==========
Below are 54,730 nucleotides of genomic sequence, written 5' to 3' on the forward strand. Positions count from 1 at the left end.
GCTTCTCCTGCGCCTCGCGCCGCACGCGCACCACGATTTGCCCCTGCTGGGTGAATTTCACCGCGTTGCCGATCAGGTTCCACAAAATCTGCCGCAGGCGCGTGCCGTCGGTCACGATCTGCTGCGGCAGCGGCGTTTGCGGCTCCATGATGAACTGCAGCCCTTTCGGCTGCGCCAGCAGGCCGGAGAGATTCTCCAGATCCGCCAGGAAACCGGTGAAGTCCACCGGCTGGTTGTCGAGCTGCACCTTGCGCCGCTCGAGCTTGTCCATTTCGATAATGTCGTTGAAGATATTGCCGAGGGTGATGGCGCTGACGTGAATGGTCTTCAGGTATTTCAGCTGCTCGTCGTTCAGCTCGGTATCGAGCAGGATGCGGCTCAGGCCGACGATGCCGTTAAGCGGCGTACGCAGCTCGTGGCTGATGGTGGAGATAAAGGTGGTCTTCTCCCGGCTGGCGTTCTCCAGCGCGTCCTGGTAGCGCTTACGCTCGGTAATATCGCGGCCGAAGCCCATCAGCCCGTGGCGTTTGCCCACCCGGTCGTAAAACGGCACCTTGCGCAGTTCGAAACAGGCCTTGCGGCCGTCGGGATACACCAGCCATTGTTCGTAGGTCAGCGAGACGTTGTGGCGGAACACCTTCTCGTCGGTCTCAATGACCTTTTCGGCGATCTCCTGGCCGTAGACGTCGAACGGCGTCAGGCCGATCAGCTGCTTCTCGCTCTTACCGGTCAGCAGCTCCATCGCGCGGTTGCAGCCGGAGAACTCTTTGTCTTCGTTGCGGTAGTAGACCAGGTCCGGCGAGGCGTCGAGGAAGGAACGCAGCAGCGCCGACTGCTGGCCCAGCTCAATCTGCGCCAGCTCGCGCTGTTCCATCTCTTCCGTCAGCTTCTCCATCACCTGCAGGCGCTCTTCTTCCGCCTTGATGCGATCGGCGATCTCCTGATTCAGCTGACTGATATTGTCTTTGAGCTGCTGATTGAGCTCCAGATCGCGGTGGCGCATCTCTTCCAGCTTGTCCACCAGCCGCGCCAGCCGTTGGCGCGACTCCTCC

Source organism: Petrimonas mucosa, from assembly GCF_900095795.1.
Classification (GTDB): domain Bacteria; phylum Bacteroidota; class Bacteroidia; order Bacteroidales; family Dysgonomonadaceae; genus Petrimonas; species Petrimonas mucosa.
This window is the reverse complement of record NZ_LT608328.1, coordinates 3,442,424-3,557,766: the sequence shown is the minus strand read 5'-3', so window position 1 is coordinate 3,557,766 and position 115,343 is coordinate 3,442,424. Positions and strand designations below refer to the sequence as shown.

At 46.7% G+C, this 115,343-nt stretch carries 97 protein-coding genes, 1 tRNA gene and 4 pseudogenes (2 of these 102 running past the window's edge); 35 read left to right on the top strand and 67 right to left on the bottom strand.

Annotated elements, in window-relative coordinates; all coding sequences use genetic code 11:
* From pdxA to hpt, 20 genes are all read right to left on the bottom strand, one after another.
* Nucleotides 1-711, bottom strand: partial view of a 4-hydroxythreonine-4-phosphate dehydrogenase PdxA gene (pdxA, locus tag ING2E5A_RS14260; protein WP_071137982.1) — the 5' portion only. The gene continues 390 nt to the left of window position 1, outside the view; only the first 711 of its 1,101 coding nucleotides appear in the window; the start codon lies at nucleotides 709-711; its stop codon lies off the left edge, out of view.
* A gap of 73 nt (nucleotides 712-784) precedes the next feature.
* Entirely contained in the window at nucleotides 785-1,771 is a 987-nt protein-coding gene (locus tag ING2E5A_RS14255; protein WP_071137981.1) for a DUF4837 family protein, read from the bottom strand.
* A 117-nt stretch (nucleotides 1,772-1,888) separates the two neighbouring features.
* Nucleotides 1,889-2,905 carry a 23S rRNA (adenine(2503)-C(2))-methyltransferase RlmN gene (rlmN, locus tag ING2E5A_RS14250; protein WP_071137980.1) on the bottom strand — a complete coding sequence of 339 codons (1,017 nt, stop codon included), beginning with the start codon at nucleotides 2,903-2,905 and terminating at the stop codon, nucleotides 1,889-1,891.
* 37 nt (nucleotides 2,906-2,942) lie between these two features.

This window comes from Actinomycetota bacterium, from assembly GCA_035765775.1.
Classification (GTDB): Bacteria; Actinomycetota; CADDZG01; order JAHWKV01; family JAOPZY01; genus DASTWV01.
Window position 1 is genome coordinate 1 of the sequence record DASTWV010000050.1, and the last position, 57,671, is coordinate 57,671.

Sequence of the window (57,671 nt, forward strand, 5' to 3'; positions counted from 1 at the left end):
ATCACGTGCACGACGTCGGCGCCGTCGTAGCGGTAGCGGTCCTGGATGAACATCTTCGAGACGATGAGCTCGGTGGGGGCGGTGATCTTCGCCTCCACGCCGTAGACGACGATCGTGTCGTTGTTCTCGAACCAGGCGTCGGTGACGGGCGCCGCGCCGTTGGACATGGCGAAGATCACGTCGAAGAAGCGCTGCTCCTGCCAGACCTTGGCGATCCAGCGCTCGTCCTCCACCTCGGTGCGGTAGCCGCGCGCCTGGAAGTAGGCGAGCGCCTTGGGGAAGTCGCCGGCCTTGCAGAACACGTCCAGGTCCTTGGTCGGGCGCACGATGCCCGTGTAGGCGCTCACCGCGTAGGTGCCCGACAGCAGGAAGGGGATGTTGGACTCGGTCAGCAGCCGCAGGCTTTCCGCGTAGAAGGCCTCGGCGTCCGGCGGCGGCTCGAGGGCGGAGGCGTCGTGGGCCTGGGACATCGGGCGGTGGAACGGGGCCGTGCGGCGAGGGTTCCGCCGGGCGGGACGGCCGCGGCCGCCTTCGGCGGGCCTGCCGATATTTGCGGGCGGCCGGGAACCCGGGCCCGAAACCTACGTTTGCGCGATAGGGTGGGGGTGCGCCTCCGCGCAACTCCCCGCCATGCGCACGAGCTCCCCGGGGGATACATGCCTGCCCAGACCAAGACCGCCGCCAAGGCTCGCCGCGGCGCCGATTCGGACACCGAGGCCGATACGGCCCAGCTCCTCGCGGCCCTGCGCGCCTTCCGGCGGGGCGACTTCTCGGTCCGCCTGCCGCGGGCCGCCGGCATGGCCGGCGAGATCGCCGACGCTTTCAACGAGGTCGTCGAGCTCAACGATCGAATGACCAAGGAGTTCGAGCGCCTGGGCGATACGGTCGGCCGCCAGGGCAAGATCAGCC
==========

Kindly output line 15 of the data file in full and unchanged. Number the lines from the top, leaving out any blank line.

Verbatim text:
This window comes from Actinomycetota bacterium, from assembly GCA_035765775.1.